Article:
Let's craft a set of poisons and then evaluate it via training a victim model from scratch. As a first example we will craft 50 poison dogs to cause the target bird (the first bird in the CIFAR10 test set) to be misclassified as a dog. Run this command from the main directory. For expediency, we will use only 10% of the CIFAR10 dataset as our training set. Run the following command from the home directory.
mpirun -np 3 python main.py 01234 \ -nreplay=8 -victimproj=quickstart\ -targetclass=2 -poisonclass=5 -ytargetadv=5 -targetids 0 \ -nbatch=40 -batchsize=125 -npoison=50
Ignore the tensorflow deprecation warnings that are displayed at the beginning.
You should see a link to the newly created
comet.ml experiment page after 10-20 seconds. Click this link to see the poison crafting results displayed on a chart. On the terminal you should see the process of vanilla pretraining 24 models for about 3-4 minutes. The crafting process will then begin and you should see the results of each craftstep being printed, such as
... craftstep 0 | elapsed 64.252 | xentT 3.19 | cwT 2.55 | ... craftstep 1 | elapsed 16.555 | xentT 2.83 | cwT 2.16 | ... craftstep 2 | elapsed 14.295 | xentT 2.48 | cwT 1.72 | ... ...
cwT is the Carlini-Wagner adversarial loss averaged over all 24 surrogate models. It should go down and then plateau without necessarily going below zero. After 60 craftsteps (should take about 15 min on 4 1080Ti's), the program will launch into victim evaluation mode. A new
comet.ml link experiment page will be created and the link will be displayed. In the terminal, the results every 20 epochs will be printed, such as
... 4aa26- | trial-0 | craftstep-60 | epoch 0 | elapsed 1.61 | xentT0 1.4 | accT0 1.0 | cwT0 -0.23 | xent 1.87 | acc 0.31 | xentV 3.36 | accV 0.05 4aa26- | trial-0 | craftstep-60 | epoch 20 | elapsed 0.53 | xentT0 0.04 | accT0 1.0 | cwT0 -3.86 | xent 0.01 | acc 1.0 | xentV 1.45 | accV 0.47 4aa26- | trial-0 | craftstep-60 | epoch 40 | elapsed 0.51 | xentT0 0.06 | accT0 1.0 | cwT0 -3.05 | xent 0.0 | acc 1.0 | xentV 2.07 | accV 0.51 ...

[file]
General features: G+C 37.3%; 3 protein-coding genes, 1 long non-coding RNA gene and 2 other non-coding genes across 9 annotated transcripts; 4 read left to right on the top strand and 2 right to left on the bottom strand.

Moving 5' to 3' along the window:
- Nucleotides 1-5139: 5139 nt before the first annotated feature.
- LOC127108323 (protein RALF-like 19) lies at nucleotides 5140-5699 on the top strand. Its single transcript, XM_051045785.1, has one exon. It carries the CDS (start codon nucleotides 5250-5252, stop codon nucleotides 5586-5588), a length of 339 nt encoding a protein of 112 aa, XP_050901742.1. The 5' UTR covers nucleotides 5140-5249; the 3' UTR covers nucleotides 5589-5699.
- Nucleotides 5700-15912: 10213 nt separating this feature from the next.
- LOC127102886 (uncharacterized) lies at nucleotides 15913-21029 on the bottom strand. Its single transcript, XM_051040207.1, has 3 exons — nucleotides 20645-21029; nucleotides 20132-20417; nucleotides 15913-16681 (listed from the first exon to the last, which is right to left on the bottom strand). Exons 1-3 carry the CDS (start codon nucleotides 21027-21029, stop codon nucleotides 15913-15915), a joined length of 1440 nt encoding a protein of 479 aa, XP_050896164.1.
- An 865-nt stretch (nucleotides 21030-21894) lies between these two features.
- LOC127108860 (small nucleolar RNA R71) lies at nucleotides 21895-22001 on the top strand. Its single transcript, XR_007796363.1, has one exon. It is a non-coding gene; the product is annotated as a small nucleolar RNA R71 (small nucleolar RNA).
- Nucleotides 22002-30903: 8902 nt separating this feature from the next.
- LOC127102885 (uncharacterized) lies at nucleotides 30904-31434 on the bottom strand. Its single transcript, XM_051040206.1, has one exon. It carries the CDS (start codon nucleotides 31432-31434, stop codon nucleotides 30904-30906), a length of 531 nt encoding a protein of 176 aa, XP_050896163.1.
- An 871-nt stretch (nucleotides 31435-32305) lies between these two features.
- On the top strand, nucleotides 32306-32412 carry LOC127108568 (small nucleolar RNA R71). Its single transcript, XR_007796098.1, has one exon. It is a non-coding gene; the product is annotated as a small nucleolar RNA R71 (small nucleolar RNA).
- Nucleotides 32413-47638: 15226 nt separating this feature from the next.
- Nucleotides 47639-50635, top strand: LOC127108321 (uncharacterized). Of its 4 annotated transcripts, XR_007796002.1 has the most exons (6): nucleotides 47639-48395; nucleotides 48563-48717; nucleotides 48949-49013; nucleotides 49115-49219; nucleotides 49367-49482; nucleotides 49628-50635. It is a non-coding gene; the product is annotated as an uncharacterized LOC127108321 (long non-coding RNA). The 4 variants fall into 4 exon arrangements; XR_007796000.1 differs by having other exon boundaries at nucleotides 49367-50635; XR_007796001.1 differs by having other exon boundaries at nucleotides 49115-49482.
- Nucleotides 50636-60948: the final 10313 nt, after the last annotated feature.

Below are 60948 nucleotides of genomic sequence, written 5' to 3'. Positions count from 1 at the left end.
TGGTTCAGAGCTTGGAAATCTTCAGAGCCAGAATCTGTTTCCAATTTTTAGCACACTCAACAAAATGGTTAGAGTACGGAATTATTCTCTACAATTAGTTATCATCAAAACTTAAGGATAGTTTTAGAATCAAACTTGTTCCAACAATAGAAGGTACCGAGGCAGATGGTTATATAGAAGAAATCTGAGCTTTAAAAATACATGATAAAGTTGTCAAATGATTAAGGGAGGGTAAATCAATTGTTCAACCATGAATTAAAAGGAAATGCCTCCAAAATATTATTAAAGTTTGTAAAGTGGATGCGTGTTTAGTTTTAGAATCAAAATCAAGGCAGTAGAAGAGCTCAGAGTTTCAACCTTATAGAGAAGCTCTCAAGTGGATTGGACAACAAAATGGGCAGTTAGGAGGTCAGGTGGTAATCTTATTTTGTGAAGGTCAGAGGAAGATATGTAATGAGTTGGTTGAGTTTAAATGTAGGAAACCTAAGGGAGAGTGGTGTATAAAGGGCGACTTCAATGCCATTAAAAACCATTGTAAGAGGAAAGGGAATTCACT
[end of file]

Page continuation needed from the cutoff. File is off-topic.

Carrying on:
cwT0 is the Carlini-Wagner adversarial loss of the victim model at the current epoch. It should progressively go down below zero, indicating a successful attack.
accT0 also indicates whether or not the attack is successful. Also,
accV is the validation accuracy. Since only 10% of CIFAR-10 is used as the training set in this particular example for speed, the validation accuracy should be much lower than typical, converging just above 50%.
What did that command do?
np 3tells MPI to start 3 processes in parallel, which is about the maximum amount that will fit on a single GPU memory-wise.
nreplay=8tells each process to sequentially compute the adversarial loss from 8 different models. Therefore we are using
np * nreplay = 24surrogate models in our ensemble when crafting poisons. If you have a 4 GPU machine, things can be sped up by using
nreplay=2. The processes will always be evenly distributed across available GPUs.
01234is an example of a mandatory unique user-specified ID given to each poison crafting run. It is stored as metadata on the comet experiment associated with that run and can be invoked later when running a victim evaluation to download the crafted poisons. Unless you're debugging, we recommend you change this unique ID every time you run a new crafting experiment.
victimprojis the user-specified name of the comet project where individual victim training runs will be stored. They are grouped into a comet project because there may be more than one victim training run per set of poisons.
ytargetadvare the IDs of the target, poison, and adversarial classes. See CIFAR10 classes for reference. For CIFAR10, the range is [0, 10).
targetidsis the ID of the image in the test set to use as the target. For example if
targetids 0will assign the first bird in the test set as the target.
nbatchis the number of minibatches per epoch. For example,